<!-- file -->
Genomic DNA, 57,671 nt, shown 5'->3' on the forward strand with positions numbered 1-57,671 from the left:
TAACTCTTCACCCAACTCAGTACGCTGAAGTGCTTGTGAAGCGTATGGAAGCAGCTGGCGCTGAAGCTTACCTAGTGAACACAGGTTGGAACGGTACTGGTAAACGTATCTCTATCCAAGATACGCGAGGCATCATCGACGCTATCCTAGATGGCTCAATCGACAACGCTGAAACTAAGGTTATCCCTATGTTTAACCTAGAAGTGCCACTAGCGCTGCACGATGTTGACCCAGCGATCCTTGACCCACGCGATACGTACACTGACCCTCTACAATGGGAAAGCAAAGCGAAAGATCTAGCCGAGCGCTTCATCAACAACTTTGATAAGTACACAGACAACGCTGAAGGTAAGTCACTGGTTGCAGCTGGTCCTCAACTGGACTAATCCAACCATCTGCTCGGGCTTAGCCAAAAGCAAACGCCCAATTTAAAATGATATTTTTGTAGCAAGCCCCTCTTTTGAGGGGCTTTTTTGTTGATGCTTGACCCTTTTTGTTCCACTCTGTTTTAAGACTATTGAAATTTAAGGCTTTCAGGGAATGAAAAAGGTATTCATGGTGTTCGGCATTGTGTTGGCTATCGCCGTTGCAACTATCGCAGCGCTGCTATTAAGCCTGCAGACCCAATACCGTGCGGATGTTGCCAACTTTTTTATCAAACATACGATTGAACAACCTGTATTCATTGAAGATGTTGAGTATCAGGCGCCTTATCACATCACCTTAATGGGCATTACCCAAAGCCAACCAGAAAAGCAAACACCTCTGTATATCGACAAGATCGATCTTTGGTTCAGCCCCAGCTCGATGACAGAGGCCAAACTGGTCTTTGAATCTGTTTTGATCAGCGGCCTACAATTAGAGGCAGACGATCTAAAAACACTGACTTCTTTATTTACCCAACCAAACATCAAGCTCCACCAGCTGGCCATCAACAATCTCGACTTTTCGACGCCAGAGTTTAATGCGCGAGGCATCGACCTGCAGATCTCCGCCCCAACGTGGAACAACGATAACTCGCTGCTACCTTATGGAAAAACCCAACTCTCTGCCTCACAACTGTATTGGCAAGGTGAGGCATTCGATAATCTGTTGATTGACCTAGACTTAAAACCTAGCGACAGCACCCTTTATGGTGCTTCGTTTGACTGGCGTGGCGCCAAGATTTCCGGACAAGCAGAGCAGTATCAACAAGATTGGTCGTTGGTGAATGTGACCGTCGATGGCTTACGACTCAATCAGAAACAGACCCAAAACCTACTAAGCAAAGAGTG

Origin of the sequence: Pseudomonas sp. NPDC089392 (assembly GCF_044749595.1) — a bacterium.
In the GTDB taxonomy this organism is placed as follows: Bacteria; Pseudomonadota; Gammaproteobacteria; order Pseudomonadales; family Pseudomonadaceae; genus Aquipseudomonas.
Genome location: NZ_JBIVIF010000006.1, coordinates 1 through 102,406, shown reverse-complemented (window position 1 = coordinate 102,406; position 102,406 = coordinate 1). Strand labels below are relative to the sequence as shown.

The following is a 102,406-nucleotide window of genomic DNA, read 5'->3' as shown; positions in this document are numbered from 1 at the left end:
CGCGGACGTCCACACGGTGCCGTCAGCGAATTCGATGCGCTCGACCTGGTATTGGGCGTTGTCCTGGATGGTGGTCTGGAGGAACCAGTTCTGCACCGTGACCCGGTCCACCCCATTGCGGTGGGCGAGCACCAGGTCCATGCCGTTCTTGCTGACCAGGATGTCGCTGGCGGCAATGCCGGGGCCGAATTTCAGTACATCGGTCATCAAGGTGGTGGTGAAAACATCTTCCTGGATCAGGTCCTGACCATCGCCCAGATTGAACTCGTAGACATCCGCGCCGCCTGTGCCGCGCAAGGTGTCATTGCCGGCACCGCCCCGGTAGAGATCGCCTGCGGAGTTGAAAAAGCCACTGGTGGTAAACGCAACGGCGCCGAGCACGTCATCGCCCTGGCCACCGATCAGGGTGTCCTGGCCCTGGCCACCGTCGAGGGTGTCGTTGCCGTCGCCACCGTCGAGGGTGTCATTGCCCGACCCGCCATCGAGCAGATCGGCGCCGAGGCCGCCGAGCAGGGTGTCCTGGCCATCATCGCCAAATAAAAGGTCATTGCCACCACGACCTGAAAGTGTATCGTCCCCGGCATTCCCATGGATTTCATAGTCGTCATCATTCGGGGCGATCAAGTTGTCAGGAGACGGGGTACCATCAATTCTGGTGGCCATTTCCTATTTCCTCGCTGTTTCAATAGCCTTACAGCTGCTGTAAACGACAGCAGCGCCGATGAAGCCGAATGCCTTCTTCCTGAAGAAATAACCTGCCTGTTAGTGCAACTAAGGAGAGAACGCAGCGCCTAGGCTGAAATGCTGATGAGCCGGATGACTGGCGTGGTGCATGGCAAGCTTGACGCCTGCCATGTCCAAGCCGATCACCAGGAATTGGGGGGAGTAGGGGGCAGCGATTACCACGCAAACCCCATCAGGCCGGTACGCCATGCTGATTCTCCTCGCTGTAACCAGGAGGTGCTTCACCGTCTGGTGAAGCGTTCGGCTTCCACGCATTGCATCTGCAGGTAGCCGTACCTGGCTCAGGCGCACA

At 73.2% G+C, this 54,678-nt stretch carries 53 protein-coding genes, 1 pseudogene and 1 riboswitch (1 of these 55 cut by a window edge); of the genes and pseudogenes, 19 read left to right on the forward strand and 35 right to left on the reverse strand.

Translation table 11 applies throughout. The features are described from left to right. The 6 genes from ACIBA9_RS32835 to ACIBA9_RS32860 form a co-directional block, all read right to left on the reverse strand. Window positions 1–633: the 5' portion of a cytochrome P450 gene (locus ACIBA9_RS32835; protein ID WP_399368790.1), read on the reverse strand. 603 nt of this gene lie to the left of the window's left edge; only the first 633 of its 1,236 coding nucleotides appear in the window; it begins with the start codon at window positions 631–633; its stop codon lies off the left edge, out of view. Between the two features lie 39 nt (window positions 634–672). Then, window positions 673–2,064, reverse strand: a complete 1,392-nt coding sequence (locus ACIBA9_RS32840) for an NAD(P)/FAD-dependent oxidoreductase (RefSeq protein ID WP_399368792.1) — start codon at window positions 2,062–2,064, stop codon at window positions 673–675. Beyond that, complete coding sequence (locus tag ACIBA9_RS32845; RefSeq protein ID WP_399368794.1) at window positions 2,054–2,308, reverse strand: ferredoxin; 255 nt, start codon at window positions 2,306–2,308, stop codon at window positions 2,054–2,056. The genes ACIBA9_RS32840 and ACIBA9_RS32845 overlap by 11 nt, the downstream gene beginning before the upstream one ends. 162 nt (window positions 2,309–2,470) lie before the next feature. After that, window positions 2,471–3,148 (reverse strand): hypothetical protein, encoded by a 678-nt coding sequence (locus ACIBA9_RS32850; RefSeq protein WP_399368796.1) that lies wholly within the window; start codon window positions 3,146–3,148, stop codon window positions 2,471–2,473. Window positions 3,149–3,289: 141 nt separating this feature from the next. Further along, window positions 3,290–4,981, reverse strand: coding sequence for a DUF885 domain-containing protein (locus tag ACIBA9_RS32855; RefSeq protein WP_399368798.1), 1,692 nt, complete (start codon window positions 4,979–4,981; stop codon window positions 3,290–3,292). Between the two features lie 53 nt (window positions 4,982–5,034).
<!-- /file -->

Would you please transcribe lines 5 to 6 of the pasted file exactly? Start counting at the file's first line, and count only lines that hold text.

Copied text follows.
Genome location: NZ_JBIVIF010000006.1, coordinates 1 through 102,406, shown reverse-complemented (window position 1 = coordinate 102,406; position 102,406 = coordinate 1). Strand labels below are relative to the sequence as shown.

The following is a 102,406-nucleotide window of genomic DNA, read 5'->3' as shown; positions in this document are numbered from 1 at the left end: